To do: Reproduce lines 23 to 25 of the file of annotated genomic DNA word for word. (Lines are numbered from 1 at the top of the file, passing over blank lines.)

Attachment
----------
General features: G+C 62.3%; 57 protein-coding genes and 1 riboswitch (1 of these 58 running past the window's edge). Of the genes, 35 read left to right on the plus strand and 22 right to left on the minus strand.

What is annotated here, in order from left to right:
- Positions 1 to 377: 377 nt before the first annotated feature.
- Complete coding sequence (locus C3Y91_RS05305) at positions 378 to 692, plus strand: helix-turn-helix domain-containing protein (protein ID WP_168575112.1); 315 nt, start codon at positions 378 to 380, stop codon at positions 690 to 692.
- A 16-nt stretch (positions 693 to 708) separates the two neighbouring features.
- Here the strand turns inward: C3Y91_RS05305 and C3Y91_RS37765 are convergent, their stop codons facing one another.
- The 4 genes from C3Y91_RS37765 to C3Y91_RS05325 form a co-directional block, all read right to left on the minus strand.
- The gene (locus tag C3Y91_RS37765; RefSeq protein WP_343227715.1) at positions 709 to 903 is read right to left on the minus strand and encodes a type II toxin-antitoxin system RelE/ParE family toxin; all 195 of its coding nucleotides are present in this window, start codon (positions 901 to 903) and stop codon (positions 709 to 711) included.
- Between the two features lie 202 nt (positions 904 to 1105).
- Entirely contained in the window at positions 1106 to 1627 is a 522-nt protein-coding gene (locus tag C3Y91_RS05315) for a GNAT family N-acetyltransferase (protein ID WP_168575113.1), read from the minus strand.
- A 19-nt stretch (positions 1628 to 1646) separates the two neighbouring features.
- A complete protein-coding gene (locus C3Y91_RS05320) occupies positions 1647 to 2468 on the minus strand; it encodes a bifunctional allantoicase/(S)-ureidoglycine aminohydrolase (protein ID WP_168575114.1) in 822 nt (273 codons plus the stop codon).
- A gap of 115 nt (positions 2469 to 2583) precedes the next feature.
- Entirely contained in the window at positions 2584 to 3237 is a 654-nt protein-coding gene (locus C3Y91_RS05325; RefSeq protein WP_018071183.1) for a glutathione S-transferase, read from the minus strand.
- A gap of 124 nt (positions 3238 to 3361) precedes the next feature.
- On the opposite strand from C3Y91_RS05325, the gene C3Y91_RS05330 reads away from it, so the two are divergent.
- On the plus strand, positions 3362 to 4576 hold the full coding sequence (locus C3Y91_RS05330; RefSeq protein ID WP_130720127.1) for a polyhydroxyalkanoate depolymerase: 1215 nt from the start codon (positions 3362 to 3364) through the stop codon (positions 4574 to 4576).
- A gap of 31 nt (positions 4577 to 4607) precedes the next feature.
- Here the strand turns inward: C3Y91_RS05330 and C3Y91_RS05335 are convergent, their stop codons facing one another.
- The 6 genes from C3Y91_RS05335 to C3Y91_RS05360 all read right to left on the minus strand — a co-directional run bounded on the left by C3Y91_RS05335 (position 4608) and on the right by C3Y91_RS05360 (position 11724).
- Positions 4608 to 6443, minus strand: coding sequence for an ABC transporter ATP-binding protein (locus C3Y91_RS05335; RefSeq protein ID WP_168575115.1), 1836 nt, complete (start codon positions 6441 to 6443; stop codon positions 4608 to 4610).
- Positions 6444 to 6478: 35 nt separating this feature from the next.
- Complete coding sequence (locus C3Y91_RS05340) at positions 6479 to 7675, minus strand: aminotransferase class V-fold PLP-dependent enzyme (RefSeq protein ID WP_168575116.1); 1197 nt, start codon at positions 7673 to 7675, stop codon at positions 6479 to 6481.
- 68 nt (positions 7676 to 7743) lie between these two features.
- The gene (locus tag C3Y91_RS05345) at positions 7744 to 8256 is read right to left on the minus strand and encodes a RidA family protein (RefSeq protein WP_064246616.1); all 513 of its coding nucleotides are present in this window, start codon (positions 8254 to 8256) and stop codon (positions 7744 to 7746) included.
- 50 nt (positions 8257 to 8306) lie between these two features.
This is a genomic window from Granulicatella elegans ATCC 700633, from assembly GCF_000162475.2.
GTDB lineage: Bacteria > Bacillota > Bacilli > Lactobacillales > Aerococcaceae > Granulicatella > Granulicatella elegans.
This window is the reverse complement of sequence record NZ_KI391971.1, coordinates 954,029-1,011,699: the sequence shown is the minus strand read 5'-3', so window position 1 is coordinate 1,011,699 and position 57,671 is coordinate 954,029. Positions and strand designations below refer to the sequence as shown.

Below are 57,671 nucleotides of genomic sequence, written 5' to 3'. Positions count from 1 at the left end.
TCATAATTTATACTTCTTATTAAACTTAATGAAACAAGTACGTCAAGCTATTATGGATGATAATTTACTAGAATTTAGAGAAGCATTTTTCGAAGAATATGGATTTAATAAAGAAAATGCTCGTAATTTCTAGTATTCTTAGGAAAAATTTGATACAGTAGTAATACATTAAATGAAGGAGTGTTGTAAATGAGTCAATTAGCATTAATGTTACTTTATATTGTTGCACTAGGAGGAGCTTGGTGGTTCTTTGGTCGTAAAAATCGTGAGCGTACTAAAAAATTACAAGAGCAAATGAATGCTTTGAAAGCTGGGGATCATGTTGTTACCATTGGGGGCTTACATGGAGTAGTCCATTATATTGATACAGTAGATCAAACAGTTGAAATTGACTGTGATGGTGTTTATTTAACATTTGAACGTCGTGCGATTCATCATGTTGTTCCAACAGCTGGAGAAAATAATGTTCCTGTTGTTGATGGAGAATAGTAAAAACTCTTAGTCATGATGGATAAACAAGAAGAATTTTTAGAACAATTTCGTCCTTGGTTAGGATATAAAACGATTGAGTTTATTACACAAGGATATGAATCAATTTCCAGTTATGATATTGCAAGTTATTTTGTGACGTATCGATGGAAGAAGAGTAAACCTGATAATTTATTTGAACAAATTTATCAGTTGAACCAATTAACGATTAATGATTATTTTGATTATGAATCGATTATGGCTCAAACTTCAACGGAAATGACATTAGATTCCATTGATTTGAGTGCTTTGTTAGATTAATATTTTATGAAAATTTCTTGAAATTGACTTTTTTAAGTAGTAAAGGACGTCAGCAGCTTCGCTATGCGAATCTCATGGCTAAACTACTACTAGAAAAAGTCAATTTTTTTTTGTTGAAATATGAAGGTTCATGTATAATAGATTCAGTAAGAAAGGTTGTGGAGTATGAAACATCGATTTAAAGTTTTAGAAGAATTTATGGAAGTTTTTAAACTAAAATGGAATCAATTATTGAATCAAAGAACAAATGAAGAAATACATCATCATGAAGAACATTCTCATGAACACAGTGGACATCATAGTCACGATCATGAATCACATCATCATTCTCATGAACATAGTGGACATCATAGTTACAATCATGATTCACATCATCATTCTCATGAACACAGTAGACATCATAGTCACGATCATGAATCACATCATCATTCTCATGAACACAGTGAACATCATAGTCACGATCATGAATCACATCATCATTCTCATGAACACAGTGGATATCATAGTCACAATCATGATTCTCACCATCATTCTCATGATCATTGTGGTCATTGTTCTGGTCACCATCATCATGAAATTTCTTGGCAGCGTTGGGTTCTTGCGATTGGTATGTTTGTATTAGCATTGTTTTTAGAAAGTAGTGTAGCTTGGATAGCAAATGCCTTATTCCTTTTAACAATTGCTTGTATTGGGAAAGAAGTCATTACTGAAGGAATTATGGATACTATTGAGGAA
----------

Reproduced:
- Complete coding sequence (locus C3Y91_RS05340) at positions 6479 to 7675, minus strand: aminotransferase class V-fold PLP-dependent enzyme (RefSeq protein ID WP_168575116.1); 1197 nt, start codon at positions 7673 to 7675, stop codon at positions 6479 to 6481.
- 68 nt (positions 7676 to 7743) lie between these two features.
- The gene (locus tag C3Y91_RS05345) at positions 7744 to 8256 is read right to left on the minus strand and encodes a RidA family protein (RefSeq protein WP_064246616.1); all 513 of its coding nucleotides are present in this window, start codon (positions 8254 to 8256) and stop codon (positions 7744 to 7746) included.